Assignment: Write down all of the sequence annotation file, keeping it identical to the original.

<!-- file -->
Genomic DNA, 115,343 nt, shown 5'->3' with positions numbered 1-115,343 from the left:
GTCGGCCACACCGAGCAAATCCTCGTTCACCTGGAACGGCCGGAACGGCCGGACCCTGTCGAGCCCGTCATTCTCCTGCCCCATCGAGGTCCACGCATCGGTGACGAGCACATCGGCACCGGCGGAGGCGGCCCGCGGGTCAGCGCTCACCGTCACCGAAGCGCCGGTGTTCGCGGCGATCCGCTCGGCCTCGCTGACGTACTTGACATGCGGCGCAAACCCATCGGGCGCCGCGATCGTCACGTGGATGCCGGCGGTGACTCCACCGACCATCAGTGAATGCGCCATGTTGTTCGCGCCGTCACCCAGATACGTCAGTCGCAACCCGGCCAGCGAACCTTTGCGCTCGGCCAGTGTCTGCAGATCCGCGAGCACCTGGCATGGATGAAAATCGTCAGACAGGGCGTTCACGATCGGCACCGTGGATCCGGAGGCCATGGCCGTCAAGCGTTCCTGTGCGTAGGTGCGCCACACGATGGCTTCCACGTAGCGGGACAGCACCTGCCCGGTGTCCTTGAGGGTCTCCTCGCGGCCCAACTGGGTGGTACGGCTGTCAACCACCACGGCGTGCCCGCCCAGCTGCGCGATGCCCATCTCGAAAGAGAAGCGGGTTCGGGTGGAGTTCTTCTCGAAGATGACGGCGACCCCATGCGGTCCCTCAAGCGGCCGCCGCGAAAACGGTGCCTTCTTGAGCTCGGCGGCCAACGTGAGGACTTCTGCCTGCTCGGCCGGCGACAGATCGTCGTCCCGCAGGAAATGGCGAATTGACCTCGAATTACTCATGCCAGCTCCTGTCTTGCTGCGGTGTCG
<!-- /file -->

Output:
Genomic DNA, 115,343 nt, shown 5'->3' with positions numbered 1-115,343 from the left:
GTCGGCCACACCGAGCAAATCCTCGTTCACCTGGAACGGCCGGAACGGCCGGACCCTGTCGAGCCCGTCATTCTCCTGCCCCATCGAGGTCCACGCATCGGTGACGAGCACATCGGCACCGGCGGAGGCGGCCCGCGGGTCAGCGCTCACCGTCACCGAAGCGCCGGTGTTCGCGGCGATCCGCTCGGCCTCGCTGACGTACTTGACATGCGGCGCAAACCCATCGGGCGCCGCGATCGTCACGTGGATGCCGGCGGTGACTCCACCGACCATCAGTGAATGCGCCATGTTGTTCGCGCCGTCACCCAGATACGTCAGTCGCAACCCGGCCAGCGAACCTTTGCGCTCGGCCAGTGTCTGCAGATCCGCGAGCACCTGGCATGGATGAAAATCGTCAGACAGGGCGTTCACGATCGGCACCGTGGATCCGGAGGCCATGGCCGTCAAGCGTTCCTGTGCGTAGGTGCGCCACACGATGGCTTCCACGTAGCGGGACAGCACCTGCCCGGTGTCCTTGAGGGTCTCCTCGCGGCCCAACTGGGTGGTACGGCTGTCAACCACCACGGCGTGCCCGCCCAGCTGCGCGATGCCCATCTCGAAAGAGAAGCGGGTTCGGGTGGAGTTCTTCTCGAAGATGACGGCGACCCCATGCGGTCCCTCAAGCGGCCGCCGCGAAAACGGTGCCTTCTTGAGCTCGGCGGCCAACGTGAGGACTTCTGCCTGCTCGGCCGGCGACAGATCGTCGTCCCGCAGGAAATGGCGAATTGACCTCGAATTACTCATGCCAGCTCCTGTCTTGCTGCGGTGTCG